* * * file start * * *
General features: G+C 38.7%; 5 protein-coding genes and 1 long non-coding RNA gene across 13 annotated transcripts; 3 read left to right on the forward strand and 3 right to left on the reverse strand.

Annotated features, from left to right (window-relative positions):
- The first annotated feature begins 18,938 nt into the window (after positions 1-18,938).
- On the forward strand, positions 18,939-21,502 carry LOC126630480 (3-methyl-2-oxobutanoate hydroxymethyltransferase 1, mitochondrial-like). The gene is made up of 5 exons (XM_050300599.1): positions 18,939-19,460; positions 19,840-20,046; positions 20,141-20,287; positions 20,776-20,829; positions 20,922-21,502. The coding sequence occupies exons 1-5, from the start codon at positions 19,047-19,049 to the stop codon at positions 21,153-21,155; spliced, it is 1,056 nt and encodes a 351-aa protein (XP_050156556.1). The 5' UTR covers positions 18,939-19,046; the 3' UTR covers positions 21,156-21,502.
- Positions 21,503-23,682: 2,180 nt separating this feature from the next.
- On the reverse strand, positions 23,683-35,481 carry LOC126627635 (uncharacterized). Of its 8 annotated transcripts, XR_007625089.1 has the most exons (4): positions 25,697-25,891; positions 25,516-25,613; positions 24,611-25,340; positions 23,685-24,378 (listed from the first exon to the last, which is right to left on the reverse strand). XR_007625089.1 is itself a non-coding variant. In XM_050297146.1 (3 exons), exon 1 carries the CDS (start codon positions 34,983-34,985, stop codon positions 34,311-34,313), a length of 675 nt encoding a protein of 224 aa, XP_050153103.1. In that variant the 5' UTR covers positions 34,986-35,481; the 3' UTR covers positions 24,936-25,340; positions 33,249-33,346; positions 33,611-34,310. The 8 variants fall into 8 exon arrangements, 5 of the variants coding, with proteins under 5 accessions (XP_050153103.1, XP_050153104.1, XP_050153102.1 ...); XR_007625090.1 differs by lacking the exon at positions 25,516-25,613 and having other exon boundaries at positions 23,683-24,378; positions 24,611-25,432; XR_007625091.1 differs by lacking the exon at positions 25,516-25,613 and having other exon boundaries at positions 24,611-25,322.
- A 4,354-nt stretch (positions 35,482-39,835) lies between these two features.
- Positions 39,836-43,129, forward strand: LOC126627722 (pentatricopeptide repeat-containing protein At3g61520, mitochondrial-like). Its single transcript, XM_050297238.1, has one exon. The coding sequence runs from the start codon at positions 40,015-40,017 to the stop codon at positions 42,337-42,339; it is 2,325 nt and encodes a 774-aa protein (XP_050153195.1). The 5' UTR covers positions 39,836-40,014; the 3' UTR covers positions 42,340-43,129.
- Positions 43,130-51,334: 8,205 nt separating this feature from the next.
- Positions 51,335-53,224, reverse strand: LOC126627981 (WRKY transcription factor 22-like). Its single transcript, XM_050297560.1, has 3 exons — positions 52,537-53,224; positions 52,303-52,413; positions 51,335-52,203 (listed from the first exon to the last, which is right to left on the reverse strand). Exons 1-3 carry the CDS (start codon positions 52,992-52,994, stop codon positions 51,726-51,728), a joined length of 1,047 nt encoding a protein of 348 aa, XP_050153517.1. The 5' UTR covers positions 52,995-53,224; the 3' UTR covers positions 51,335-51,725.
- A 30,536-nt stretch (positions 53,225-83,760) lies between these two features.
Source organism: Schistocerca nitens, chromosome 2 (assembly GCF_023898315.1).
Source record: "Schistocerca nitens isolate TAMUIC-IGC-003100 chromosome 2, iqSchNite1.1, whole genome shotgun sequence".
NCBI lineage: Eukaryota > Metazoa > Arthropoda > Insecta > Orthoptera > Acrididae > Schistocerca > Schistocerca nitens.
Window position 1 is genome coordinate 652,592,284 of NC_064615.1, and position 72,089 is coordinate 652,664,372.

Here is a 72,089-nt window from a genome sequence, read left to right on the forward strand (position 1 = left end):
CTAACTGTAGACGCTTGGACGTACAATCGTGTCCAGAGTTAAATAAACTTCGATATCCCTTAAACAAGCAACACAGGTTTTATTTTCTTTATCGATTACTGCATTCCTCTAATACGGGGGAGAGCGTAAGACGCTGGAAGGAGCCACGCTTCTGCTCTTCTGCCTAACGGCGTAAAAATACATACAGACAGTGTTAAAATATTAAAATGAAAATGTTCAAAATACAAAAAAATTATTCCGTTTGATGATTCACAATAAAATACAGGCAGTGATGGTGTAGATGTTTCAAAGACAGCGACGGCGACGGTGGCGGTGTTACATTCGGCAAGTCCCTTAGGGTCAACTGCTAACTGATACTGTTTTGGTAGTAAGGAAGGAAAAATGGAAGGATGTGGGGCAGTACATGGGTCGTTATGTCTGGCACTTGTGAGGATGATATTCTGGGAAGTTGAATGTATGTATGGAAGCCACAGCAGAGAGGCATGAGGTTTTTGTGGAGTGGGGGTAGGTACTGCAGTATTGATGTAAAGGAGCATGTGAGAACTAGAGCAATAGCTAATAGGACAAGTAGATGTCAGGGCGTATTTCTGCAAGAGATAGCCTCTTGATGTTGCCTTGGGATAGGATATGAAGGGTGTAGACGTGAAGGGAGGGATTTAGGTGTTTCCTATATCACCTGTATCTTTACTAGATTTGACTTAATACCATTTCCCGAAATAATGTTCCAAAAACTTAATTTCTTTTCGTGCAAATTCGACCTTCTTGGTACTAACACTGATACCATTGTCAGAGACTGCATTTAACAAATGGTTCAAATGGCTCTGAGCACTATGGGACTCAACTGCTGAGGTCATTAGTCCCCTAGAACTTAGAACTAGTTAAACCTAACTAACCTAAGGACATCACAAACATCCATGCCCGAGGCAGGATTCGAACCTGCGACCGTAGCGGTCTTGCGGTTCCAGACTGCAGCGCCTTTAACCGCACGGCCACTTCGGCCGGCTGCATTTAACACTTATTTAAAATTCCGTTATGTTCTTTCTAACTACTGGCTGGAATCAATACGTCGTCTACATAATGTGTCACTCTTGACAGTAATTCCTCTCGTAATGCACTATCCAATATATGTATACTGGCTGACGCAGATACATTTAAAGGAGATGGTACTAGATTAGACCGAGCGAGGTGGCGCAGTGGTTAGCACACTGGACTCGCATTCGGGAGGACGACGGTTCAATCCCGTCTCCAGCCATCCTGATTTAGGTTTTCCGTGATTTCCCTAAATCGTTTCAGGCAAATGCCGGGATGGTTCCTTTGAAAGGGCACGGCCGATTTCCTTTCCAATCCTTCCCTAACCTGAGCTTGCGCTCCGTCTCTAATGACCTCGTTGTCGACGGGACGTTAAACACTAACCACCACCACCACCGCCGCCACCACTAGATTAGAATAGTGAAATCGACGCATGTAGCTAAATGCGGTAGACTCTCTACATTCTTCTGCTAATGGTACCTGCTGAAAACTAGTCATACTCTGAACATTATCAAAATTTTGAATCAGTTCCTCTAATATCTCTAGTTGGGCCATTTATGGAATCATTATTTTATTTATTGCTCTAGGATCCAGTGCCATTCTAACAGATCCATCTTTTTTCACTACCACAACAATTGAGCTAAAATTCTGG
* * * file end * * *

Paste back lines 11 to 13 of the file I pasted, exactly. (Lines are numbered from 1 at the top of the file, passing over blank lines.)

- A 30,536-nt stretch (positions 53,225-83,760) lies between these two features.
Source organism: Schistocerca nitens, chromosome 2 (assembly GCF_023898315.1).
Source record: "Schistocerca nitens isolate TAMUIC-IGC-003100 chromosome 2, iqSchNite1.1, whole genome shotgun sequence".